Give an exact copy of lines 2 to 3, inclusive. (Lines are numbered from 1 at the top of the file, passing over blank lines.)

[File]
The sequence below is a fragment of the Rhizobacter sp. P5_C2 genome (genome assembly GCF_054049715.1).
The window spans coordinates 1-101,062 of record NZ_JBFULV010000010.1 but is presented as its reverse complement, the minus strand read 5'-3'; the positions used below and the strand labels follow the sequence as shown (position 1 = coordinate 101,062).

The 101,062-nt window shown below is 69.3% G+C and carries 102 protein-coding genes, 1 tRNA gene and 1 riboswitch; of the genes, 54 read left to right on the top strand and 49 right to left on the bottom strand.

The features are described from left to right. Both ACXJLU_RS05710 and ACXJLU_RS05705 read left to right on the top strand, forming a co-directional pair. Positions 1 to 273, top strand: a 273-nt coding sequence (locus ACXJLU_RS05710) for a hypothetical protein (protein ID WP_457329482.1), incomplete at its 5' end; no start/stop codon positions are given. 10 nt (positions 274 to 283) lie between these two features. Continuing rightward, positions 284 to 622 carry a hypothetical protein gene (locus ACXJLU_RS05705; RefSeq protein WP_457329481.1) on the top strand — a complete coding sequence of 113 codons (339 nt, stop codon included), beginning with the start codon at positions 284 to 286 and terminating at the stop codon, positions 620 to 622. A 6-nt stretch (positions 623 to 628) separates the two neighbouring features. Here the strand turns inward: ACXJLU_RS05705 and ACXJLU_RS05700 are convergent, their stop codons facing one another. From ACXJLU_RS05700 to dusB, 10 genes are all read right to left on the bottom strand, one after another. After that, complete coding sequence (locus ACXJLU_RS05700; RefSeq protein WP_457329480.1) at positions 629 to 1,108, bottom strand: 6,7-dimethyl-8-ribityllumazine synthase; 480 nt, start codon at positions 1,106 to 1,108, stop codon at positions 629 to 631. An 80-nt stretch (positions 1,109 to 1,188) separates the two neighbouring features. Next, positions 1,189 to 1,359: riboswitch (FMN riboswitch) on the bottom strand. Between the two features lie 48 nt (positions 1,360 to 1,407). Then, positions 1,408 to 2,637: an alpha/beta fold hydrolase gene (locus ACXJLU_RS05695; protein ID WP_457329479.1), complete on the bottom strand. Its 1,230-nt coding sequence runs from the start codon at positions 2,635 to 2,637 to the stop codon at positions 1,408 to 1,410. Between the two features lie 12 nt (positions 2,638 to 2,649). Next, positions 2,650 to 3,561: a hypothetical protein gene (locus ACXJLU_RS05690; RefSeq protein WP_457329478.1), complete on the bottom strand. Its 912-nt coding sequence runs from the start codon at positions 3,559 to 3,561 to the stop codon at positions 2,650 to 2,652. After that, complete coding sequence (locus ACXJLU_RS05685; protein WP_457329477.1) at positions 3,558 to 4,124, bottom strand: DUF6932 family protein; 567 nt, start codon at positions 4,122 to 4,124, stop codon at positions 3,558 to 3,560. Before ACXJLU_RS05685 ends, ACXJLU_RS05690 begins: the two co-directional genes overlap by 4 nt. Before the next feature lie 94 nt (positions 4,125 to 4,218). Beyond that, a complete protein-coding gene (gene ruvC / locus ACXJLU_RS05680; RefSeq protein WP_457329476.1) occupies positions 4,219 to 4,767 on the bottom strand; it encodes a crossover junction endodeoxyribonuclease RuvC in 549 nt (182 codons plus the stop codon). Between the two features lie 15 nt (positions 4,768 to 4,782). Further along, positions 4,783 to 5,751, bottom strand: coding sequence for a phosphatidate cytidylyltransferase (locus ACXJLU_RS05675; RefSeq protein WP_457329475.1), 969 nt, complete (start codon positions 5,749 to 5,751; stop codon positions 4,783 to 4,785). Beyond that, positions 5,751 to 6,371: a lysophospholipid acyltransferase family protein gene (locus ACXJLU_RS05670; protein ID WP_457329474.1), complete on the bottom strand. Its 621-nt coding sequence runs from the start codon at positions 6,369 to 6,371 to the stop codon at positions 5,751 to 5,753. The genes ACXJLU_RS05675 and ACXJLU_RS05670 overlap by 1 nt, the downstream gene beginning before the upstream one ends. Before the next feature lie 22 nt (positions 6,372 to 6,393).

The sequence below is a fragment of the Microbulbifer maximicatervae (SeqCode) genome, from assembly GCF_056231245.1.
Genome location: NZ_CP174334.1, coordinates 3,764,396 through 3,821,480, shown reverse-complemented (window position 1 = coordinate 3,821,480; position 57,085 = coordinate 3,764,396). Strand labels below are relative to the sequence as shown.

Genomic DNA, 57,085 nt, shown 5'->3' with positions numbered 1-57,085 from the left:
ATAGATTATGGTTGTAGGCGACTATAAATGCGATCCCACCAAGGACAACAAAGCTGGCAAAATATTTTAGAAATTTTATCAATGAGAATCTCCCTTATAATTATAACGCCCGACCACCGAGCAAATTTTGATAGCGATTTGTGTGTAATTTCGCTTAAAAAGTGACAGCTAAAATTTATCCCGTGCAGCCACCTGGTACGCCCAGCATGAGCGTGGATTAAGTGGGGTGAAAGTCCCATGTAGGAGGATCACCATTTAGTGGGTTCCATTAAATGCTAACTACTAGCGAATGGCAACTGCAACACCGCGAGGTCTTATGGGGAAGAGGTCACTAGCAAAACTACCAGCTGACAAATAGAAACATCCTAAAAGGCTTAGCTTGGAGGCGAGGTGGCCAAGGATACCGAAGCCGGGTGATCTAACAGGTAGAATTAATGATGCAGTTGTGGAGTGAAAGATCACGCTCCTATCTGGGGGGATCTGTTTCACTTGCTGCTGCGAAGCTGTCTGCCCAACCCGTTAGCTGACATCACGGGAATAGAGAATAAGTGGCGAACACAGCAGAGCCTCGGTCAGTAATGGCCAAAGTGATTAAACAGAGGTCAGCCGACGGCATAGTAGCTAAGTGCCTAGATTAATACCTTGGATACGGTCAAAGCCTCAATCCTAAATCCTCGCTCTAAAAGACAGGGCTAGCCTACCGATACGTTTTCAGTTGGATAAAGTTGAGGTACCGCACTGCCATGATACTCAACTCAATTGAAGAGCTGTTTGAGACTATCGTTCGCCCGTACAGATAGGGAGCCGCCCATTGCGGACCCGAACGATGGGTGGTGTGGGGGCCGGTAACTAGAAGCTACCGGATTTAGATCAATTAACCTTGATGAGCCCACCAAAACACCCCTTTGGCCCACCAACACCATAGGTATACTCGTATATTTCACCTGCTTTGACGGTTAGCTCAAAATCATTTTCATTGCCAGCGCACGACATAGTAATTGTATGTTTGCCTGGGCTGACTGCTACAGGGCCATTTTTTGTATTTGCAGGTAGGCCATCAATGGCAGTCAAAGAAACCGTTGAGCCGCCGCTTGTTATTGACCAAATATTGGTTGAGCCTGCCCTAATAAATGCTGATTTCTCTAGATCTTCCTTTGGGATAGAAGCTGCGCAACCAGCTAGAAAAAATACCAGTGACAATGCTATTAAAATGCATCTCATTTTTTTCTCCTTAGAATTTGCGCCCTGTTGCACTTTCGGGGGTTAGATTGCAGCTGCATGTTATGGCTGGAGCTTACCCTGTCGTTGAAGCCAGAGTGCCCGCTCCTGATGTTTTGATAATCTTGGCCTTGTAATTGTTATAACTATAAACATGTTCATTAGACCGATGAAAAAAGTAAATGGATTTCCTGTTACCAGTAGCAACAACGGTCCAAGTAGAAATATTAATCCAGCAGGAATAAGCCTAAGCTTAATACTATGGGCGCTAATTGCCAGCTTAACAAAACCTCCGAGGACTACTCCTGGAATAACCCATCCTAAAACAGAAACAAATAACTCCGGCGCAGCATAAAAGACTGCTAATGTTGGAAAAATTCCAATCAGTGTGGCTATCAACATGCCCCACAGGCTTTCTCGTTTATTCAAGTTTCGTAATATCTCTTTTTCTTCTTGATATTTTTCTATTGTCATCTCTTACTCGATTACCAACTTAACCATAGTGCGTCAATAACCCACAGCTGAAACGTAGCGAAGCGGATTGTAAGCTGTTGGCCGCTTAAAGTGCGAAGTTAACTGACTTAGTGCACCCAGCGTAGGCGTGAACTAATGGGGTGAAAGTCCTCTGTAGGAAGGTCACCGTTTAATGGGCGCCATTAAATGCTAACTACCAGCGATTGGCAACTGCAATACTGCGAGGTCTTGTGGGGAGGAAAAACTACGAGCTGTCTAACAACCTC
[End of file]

The window spans coordinates 1-101,062 of record NZ_JBFULV010000010.1 but is presented as its reverse complement, the minus strand read 5'-3'; the positions used below and the strand labels follow the sequence as shown (position 1 = coordinate 101,062).

The 101,062-nt window shown below is 69.3% G+C and carries 102 protein-coding genes, 1 tRNA gene and 1 riboswitch; of the genes, 54 read left to right on the top strand and 49 right to left on the bottom strand.